Returning to the past when Butts was the head honcho at the World Wildlife Fund it is interesting to point out its revenue generating capabilities as a charity from 2009 (when Butts went to Washington to join in the signing of the “Declaration) to 2019 was the best of the 10 charities generating over $230 million in the 10 years commencing in 2010. WWF employees received compensation of almost $96 million or 41.4% of gross revenue. I personally find it shocking the regulations governing a charity in Canada don’t restrict the percentage of revenue paid out to staff for charitable activities or that what WWF actually does should be considered charitable!
Turning now to all members of the Strathmere Group the following summarizes some key financial information for their last 10 years of financial statements filed with the CRA.
Gross Revenue for the Strathmere Group
Curiosity about the revenue generated by the 10 charities and the two not-for-profits led me to examine the former’s filings with the CRA but they only contain the 5 most recent year-end filings so I used Blumbergs charitydata site and found everything needed to determine gross revenue, tax receipted donations, etc., etc. Gross revenue for the last 10 years of filings for the 10 charities was $797 million with tax receipted donations of $411 million or just over 51% of gross revenue. If one includes the Greenpeace Canada revenue for the 8 years, they make available on their website, the gross revenue becomes $893 million and if one also includes the Climate Action Network revenue for the three years they post, it increases to $894 million. The 10 charities received government grants of $90 million, donations from other charities of $98.5 million and offshore gifts of $68 million. Collectively the 10 charities spent just under $323 million on compensation or 40.5% of their gross revenue. To put the latter in context the Red Cross charity spent 29% of gross revenue on compensation and the United Way Toronto spent just over 21% of gross revenue on compensation in their most recent filings.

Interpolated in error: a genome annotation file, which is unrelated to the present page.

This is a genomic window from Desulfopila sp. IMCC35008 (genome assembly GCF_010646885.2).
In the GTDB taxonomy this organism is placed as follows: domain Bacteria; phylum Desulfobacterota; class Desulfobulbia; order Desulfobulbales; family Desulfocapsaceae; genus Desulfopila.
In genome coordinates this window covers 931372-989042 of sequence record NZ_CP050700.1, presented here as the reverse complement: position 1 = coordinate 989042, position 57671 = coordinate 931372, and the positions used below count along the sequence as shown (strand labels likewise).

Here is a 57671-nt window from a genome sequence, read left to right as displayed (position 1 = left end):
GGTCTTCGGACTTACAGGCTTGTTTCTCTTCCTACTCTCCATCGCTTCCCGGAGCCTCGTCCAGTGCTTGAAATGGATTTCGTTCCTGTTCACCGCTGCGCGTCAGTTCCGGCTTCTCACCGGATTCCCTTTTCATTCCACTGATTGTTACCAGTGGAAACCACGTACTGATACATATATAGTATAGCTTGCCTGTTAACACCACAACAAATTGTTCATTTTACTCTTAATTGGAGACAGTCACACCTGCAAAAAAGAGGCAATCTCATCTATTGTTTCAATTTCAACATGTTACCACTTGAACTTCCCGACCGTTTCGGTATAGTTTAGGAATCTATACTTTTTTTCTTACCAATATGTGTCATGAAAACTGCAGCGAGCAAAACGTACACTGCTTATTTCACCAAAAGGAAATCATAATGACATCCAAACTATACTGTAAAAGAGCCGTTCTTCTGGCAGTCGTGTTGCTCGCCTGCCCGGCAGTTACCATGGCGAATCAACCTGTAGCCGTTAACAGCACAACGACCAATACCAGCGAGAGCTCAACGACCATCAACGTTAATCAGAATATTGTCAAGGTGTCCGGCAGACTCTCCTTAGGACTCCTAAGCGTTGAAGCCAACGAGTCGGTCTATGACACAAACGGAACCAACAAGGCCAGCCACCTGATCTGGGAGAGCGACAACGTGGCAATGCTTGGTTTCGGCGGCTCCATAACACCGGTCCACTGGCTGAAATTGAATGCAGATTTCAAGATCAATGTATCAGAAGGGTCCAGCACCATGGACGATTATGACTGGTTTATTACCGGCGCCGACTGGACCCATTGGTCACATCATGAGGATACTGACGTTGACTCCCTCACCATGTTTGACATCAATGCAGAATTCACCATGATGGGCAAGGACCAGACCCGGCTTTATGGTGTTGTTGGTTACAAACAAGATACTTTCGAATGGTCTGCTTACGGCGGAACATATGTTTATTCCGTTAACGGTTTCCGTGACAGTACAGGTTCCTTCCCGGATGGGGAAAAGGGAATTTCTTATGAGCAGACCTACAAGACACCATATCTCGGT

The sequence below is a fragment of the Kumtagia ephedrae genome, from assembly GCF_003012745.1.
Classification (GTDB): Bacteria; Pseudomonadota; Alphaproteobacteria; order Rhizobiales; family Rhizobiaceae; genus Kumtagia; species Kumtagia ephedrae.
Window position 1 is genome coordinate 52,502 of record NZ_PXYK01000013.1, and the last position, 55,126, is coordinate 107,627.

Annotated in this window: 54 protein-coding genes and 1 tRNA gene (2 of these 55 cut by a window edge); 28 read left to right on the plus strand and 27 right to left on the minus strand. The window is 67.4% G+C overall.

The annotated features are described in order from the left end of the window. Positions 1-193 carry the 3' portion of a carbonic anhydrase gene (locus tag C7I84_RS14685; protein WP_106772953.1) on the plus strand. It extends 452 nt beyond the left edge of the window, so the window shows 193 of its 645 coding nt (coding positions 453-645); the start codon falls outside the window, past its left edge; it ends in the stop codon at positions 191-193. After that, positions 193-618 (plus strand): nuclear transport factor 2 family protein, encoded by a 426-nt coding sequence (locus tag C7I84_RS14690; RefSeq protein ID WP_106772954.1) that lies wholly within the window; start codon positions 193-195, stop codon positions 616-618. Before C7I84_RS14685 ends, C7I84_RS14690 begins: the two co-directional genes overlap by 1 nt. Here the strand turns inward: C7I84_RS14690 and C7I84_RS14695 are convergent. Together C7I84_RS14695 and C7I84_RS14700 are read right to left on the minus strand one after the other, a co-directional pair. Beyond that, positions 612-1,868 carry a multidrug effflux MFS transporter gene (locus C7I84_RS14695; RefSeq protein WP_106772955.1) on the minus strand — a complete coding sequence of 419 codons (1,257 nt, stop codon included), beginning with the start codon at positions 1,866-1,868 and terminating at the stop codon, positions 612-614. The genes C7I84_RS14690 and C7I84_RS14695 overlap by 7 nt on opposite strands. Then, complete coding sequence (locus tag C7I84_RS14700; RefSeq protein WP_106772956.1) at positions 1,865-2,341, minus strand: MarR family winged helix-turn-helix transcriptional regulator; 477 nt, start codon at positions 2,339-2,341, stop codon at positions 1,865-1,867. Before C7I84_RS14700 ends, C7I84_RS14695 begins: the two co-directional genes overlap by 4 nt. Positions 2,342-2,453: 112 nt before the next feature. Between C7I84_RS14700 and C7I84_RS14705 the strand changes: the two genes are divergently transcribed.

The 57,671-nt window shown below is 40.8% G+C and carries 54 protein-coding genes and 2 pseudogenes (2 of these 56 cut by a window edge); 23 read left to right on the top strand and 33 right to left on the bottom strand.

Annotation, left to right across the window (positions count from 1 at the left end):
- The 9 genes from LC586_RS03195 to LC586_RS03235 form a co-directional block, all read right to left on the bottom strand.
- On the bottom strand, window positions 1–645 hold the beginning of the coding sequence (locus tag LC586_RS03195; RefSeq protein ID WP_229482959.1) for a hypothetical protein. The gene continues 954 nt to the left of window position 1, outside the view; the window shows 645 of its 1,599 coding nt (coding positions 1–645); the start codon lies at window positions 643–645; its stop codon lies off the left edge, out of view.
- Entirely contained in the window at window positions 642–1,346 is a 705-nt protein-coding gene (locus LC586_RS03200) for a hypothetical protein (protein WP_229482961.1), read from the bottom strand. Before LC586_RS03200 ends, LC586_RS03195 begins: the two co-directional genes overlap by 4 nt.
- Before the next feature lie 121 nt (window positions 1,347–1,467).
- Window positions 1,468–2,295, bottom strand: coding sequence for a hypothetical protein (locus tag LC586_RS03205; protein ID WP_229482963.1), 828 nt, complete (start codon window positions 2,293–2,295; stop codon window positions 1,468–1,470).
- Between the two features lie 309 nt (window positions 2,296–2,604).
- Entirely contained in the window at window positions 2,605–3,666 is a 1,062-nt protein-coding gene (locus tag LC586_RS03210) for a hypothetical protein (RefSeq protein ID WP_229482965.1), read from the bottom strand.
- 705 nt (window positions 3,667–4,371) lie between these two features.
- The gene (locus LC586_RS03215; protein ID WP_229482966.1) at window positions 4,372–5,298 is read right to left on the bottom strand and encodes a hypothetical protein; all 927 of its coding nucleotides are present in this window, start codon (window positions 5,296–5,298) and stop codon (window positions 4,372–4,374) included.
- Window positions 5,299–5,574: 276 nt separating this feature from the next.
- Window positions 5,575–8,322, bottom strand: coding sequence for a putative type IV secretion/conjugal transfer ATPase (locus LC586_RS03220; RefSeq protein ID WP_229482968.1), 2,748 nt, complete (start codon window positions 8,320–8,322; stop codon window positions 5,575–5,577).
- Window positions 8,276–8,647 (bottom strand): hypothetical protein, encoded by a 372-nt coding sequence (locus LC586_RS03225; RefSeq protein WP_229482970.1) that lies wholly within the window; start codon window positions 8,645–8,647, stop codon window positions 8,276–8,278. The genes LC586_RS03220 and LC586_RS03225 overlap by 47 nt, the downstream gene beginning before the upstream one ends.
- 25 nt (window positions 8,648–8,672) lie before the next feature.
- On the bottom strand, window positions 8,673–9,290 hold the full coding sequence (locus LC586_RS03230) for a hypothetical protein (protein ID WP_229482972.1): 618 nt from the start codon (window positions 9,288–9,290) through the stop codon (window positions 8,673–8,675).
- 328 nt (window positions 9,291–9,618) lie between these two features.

What the foregoing brief synopsis suggests is eco-warrior charities are a major business as the foregoing represents only 10 of them. It would be truly enlightening if we looked at the hundreds or thousands of them that actually exist in Canada and ask ourselves is this is really “charitable activities”?
The upcoming Part 5 in this series will present the details of the combined “Declaration of U.S. and Canadian Environmental and Conservation Leaders on U.S.-Canada Cooperation on Climate, Energy, and Natural Areas Conservation”.
Canadian Environmental and Conservation Organization Leaders
Rick Bates, Executive Director, Canadian Wildlife Federation: Bates is still the Executive Director
Bruce Cox, Executive Director, Greenpeace Canada: Cox is still the Executive Director
Stephen Hazell, Executive Director, Sierra Club Canada: Hazell is now with Nature Canada
Eric Hebert-Daly, National Executive Director, Canadian Parks and Wilderness Society: Herbert-Daly is now with United Church of Canada, Toronto Region
Bob Oliver, Executive Director, Pollution Probe: Oliver is now CEO of Tech-K.O. Inc.
Devon Page, Executive Director, Ecojustice: Page is still Executive Director
Sidney Ribaux, Executive Director, Equiterre: Ribaux is now Director, Office of Ecological Transition & Resilience, City of Montreal
Peter Robinson, President, David Suzuki Foundation: Robinson is now the co-owner or Hedgerow Farm, Mayne Island, BC and a member of the CRA’s Advisory Committee on the Charitable Sector and Chair of the Independent Working Group on Ecological and Commentative Integrity at Parks Canada
Graham Saul, Executive Director, Climate Action Network Canada: Saul is now Executive Director at Nature Canada
Rick Smith, Executive Director, Environmental Defence Canada: Smith is now Executive Director at the Broadbent Institute